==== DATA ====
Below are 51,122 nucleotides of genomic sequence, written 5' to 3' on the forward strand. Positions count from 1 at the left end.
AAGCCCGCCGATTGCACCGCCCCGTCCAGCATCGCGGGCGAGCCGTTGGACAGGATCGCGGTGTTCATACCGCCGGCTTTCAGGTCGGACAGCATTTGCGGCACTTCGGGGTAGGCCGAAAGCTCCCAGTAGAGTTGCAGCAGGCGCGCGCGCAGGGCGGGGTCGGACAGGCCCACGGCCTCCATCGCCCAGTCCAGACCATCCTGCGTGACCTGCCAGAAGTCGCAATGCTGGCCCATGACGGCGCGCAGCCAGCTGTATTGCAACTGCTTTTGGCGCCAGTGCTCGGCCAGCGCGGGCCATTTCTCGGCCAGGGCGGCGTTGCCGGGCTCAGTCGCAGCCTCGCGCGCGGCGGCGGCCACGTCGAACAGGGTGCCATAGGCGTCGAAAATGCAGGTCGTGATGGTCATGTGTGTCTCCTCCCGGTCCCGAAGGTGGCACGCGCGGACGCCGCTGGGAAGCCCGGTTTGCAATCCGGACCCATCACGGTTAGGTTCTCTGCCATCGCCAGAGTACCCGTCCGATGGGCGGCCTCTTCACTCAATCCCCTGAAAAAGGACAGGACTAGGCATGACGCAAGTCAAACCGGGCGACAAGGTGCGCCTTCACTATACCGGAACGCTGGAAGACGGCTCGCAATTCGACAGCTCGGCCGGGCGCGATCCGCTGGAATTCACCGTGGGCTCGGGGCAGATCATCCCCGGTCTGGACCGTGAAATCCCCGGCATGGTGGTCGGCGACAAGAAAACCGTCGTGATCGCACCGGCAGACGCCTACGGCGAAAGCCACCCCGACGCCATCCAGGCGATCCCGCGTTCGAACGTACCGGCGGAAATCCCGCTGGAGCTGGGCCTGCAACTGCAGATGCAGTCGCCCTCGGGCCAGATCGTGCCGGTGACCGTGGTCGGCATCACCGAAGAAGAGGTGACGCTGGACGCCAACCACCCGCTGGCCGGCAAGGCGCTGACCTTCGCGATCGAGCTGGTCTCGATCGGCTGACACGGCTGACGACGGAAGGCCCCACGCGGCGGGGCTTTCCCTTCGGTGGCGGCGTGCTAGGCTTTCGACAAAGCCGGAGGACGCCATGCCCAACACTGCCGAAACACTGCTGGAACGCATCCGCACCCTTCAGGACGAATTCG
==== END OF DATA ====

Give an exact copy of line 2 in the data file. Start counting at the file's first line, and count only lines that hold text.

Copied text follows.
AAGCCCGCCGATTGCACCGCCCCGTCCAGCATCGCGGGCGAGCCGTTGGACAGGATCGCGGTGTTCATACCGCCGGCTTTCAGGTCGGACAGCATTTGCGGCACTTCGGGGTAGGCCGAAAGCTCCCAGTAGAGTTGCAGCAGGCGCGCGCGCAGGGCGGGGTCGGACAGGCCCACGGCCTCCATCGCCCAGTCCAGACCATCCTGCGTGACCTGCCAGAAGTCGCAATGCTGGCCCATGACGGCGCGCAGCCAGCTGTATTGCAACTGCTTTTGGCGCCAGTGCTCGGCCAGCGCGGGCCATTTCTCGGCCAGGGCGGCGTTGCCGGGCTCAGTCGCAGCCTCGCGCGCGGCGGCGGCCACGTCGAACAGGGTGCCATAGGCGTCGAAAATGCAGGTCGTGATGGTCATGTGTGTCTCCTCCCGGTCCCGAAGGTGGCACGCGCGGACGCCGCTGGGAAGCCCGGTTTGCAATCCGGACCCATCACGGTTAGGTTCTCTGCCATCGCCAGAGTACCCGTCCGATGGGCGGCCTCTTCACTCAATCCCCTGAAAAAGGACAGGACTAGGCATGACGCAAGTCAAACCGGGCGACAAGGTGCGCCTTCACTATACCGGAACGCTGGAAGACGGCTCGCAATTCGACAGCTCGGCCGGGCGCGATCCGCTGGAATTCACCGTGGGCTCGGGGCAGATCATCCCCGGTCTGGACCGTGAAATCCCCGGCATGGTGGTCGGCGACAAGAAAACCGTCGTGATCGCACCGGCAGACGCCTACGGCGAAAGCCACCCCGACGCCATCCAGGCGATCCCGCGTTCGAACGTACCGGCGGAAATCCCGCTGGAGCTGGGCCTGCAACTGCAGATGCAGTCGCCCTCGGGCCAGATCGTGCCGGTGACCGTGGTCGGCATCACCGAAGAAGAGGTGACGCTGGACGCCAACCACCCGCTGGCCGGCAAGGCGCTGACCTTCGCGATCGAGCTGGTCTCGATCGGCTGACACGGCTGACGACGGAAGGCCCCACGCGGCGGGGCTTTCCCTTCGGTGGCGGCGTGCTAGGCTTTCGACAAAGCCGGAGGACGCCATGCCCAACACTGCCGAAACACTGCTGGAACGCATCCGCACCCTTCAGGACGAATTCG